14. My favorite thing about Grandpa is how much he loves cars, and bikes. I love how much he loves working, doing things with his hands, and helping others. One of my favorite memories of him is the time he taught me how to ride the dirt bikes. He was teaching me, and I kept falling off but he still made it fun. He was patient and kind, and I had fun learning to ride from him.
And, last up from Natalie’s family is Jenna, who writes:
15. I love how much they always want to help others and give, how they set a good example to all of us grandchildren and how they treat everyone with compassion.
After Natalie comes Sarah, who is married to Seth. They are parents to Annie, Katie, Jared, Ella, and Jason.
16. My best memories are not only of the adventures we had but the feelings that go along with them. I can come up with tons of stories and things we all did together, but what sticks out the most to me, is the way I felt. Growing up, we felt loved. We knew we were safe. We didn’t have money for fancy things, but we felt good about what we did have. We felt good about working hard for what we wanted; earning things together for a big reward. We felt inspired to be better and do better. We felt sadness and talked about our feelings and dealt with emotions. We felt pride and we felt joy when we would dress up and go overboard for community festivals, decorating floats to be in a parade. We felt valued when our parents listened to our ideas and cared about our feelings. We felt cared about. Every day, Dad would get up and work long hours to support us, and we knew that he did it because he loved us. We felt smart. Mom taught us and gave us so many opportunities to learn and grow and was the real life Mrs. Frizzle from the Magic School Bus. We were so blessed to grow up together in a house full of fun, laughter, and love.
17. Having a chilly good time with Ron crawling under the house at the Gould Farm roadhouse to fix frozen pipes and changing the transmission in their old Geo in the freezing cold.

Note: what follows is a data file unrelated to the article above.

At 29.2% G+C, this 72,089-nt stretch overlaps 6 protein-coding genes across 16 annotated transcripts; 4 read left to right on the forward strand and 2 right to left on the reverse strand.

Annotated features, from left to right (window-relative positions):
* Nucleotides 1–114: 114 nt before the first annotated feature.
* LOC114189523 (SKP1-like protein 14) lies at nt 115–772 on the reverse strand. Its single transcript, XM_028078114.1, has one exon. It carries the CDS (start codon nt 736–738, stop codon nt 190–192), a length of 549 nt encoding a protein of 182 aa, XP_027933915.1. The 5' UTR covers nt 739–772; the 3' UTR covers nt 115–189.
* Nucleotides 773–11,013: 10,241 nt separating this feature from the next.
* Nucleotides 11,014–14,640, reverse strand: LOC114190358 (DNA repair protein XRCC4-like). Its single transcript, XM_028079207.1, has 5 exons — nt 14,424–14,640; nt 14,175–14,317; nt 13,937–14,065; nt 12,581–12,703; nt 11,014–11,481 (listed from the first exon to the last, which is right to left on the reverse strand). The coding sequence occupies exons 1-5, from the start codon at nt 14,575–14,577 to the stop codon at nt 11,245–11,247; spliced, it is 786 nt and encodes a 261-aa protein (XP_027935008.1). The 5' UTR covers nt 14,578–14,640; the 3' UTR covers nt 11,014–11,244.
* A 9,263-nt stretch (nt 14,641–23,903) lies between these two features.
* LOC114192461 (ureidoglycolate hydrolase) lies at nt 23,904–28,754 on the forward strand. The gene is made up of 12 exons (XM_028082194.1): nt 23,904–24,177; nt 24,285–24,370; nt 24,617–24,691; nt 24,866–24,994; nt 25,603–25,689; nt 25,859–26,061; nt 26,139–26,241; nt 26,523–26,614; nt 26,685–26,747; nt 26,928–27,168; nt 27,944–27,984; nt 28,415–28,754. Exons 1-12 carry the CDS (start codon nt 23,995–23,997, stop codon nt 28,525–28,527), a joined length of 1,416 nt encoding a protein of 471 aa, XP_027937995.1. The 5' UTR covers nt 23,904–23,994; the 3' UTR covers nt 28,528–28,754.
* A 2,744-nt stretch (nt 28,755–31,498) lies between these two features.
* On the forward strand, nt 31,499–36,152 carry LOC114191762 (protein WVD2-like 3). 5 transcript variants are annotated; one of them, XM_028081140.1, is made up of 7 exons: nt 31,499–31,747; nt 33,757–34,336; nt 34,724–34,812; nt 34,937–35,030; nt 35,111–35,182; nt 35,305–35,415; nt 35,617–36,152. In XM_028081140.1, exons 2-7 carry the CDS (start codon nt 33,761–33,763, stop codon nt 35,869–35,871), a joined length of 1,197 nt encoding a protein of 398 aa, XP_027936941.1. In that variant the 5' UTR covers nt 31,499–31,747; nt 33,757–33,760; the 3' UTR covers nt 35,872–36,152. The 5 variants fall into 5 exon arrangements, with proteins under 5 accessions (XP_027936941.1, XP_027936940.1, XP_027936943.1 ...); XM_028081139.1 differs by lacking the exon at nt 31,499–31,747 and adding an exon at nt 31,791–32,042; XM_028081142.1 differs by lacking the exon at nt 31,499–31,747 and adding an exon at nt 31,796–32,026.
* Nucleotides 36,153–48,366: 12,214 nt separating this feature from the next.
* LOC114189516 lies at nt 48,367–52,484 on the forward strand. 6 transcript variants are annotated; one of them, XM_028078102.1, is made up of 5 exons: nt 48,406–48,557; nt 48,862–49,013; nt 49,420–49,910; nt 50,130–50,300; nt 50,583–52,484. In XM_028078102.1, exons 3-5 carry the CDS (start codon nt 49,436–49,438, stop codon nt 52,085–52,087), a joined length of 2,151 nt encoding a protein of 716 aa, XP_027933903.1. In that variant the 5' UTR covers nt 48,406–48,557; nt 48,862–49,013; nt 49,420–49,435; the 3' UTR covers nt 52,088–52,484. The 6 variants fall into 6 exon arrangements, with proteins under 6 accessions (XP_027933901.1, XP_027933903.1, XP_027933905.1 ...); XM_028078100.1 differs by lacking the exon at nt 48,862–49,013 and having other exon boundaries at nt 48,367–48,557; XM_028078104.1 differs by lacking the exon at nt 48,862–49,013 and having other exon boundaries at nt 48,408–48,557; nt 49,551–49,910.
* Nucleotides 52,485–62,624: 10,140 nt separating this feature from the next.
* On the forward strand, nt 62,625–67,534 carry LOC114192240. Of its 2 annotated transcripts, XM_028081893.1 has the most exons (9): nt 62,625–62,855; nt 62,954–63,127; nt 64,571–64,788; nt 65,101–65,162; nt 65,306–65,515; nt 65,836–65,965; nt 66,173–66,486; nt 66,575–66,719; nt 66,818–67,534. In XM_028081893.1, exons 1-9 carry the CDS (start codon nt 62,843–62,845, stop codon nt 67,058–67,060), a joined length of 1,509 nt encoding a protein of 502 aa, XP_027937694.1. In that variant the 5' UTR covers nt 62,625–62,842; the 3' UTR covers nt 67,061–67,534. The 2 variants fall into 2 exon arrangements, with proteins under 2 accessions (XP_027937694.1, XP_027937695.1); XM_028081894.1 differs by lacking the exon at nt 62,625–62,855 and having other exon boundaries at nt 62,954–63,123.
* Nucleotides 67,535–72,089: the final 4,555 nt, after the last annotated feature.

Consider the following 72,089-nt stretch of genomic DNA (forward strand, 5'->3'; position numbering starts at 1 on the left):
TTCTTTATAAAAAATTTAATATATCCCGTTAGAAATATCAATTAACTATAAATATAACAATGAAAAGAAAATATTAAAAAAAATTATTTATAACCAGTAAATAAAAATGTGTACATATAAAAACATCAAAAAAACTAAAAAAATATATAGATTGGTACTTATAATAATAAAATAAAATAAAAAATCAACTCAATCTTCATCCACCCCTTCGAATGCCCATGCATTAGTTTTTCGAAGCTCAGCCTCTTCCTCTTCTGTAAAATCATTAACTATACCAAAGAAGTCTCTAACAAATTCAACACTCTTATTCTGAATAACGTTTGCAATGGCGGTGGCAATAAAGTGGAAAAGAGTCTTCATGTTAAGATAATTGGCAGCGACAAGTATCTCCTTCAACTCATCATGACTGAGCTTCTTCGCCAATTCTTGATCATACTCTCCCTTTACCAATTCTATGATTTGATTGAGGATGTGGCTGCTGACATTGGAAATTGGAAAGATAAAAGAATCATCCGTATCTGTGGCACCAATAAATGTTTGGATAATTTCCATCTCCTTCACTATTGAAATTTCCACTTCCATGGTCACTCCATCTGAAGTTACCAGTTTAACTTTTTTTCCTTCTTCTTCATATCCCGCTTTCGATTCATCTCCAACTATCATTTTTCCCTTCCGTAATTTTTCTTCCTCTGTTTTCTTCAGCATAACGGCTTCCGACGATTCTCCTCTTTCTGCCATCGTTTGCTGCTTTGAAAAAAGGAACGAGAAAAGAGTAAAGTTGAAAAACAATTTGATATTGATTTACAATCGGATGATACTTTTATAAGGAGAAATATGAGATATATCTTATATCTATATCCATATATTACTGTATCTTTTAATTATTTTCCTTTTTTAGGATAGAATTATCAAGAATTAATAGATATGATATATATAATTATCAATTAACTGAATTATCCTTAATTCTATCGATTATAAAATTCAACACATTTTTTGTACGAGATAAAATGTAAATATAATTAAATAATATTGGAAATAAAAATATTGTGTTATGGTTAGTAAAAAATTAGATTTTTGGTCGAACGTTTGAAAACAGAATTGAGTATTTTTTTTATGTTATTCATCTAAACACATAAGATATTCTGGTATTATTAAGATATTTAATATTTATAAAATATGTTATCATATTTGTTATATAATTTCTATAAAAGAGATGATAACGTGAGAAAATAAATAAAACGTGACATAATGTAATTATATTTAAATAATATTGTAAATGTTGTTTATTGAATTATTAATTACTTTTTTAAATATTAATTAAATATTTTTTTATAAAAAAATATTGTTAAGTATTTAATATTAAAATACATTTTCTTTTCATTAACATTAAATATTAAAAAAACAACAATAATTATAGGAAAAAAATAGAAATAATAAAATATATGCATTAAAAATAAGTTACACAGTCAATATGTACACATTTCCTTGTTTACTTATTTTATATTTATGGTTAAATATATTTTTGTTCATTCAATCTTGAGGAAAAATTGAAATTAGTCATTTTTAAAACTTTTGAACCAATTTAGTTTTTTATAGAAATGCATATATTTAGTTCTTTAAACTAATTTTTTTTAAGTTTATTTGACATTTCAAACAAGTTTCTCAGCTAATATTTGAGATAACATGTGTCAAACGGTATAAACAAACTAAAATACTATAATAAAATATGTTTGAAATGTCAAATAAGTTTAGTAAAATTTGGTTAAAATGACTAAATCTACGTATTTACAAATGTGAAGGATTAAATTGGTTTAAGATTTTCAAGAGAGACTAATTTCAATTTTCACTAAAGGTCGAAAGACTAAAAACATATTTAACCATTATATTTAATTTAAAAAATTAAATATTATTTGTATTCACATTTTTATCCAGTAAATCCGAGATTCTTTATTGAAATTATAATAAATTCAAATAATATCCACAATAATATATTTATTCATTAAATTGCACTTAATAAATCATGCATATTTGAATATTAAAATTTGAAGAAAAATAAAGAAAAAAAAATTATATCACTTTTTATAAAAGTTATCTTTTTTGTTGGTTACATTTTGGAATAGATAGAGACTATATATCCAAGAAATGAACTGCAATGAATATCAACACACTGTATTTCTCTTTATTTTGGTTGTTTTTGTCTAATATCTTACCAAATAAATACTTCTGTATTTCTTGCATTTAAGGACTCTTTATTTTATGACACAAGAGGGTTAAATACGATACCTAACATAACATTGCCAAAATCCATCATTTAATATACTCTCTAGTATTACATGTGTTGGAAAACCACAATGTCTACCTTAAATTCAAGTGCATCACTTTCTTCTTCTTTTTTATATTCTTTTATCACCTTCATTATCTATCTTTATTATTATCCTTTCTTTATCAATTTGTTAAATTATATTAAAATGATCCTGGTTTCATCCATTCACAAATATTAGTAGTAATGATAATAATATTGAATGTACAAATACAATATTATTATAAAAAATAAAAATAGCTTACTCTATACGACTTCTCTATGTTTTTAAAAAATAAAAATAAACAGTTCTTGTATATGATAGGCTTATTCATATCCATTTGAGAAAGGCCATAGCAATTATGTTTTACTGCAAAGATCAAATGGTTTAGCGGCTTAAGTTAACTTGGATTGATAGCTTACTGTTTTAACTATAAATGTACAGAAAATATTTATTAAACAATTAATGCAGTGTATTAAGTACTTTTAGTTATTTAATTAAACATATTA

18. Ron taught me how to ride a motorcycle and we continue to build and ride motorcycles together through the years.
19. Jenny singing loud (for all to hear!) and whistling. (She’s very musically-inclined you know!)
20. Jenny making apple pie filling, cherry jam, and peeling lots and lots of wallpaper (not at the same time, of course!)
Annie, the eldest of Sarah and Seth’s children, remembers:
21. Sleepovers at Grandma and Grandpa’s and sleeping on their floor to be close to them.
22. Going on movie dates together.
23. Always getting cards for birthdays and different things and feeling so much love through little random gifts that are always super personal.
24. Sewing with Grandma: helping her pick out fabric from her giant fabric closet, ironing for her, and looking through her giant button jar.
25. Hanging out with Grandpa as he worked outside on different things and the one time we were in the car together and that “I knew you were trouble” Taylor Swift song came on and Grandpa did the goat scream like the meme that was popular then and it was so unexpected and so so funny!
26. I remember driving to Florida to go on my first teaching adventure with them and going to Medieval Times and getting to Florida and driving back with Grandpa and just talking and laughing together.
Jared, Sarah and Seth’s eldest son, reflects on his favorite memories with his grandparents:
27. Watching the Kansas City Chiefs football games, riding motorcycles, going camping, and making homemade ice cream.
Katie, Sarah and Seth’s second eldest daughter, remembers:
28. I remember dancing and singing with Grandma and baking cookies, oatmeal cake, and making ice cream with Grandpa!